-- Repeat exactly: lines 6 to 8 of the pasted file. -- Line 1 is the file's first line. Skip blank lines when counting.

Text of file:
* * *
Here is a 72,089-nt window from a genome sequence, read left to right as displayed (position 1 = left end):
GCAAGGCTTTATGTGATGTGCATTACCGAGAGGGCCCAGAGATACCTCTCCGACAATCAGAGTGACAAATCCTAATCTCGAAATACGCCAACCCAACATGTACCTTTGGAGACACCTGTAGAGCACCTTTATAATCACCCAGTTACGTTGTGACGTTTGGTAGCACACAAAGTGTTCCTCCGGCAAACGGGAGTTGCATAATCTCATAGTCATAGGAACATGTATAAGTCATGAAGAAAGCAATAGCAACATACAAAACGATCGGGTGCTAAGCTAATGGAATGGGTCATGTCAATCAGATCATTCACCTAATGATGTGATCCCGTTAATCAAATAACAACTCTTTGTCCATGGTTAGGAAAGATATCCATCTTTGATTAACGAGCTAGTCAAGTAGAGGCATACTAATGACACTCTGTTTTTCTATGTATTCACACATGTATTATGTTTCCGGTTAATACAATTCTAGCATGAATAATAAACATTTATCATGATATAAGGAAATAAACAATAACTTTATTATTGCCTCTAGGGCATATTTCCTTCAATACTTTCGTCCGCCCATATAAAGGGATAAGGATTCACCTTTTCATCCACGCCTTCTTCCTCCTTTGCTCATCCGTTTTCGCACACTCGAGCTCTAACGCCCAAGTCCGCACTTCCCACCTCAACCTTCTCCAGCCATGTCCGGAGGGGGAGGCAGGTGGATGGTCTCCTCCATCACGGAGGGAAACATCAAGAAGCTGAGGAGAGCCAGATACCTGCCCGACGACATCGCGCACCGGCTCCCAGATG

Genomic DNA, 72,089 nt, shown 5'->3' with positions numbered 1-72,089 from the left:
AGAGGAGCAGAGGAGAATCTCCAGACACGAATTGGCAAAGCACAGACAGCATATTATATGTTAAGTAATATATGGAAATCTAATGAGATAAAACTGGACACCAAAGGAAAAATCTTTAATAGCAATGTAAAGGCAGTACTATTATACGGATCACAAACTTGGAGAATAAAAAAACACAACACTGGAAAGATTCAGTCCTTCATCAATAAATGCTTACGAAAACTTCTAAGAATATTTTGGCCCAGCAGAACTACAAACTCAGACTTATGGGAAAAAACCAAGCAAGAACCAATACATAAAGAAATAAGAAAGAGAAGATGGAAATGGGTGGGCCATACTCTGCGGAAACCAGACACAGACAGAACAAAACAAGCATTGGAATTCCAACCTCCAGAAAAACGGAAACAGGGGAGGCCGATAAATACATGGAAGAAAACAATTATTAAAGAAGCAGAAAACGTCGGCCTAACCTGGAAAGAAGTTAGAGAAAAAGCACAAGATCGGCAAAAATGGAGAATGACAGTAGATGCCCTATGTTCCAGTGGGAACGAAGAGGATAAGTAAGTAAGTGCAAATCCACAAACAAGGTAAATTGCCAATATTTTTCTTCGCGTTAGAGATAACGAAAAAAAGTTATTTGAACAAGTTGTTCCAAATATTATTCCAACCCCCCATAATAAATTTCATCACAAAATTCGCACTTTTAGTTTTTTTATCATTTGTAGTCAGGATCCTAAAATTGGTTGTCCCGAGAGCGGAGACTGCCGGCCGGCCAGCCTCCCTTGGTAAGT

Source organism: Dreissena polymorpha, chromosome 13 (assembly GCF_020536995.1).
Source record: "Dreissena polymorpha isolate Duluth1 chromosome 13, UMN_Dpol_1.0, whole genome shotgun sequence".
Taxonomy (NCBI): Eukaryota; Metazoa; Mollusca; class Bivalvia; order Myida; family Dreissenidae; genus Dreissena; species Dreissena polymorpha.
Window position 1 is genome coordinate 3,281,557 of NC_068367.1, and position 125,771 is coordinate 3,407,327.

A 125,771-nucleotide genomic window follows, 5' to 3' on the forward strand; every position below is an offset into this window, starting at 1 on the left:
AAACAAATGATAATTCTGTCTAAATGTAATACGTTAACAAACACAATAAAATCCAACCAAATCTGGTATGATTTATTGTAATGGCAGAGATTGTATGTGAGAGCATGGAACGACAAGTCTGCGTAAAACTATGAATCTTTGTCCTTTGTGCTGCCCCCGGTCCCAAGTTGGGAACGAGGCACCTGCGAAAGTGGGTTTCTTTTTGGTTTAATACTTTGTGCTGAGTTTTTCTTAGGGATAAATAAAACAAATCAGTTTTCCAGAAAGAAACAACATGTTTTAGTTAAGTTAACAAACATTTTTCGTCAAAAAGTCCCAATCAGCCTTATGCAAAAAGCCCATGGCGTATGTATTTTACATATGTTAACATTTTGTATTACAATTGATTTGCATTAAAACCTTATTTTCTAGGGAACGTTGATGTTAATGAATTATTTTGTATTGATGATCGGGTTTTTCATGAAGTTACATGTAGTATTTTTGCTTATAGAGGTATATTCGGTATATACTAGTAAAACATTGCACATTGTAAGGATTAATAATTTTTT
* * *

Source record: "Dreissena polymorpha isolate Duluth1 chromosome 13, UMN_Dpol_1.0, whole genome shotgun sequence".
Taxonomy (NCBI): Eukaryota; Metazoa; Mollusca; class Bivalvia; order Myida; family Dreissenidae; genus Dreissena; species Dreissena polymorpha.
Window position 1 is genome coordinate 3,281,557 of NC_068367.1, and position 125,771 is coordinate 3,407,327.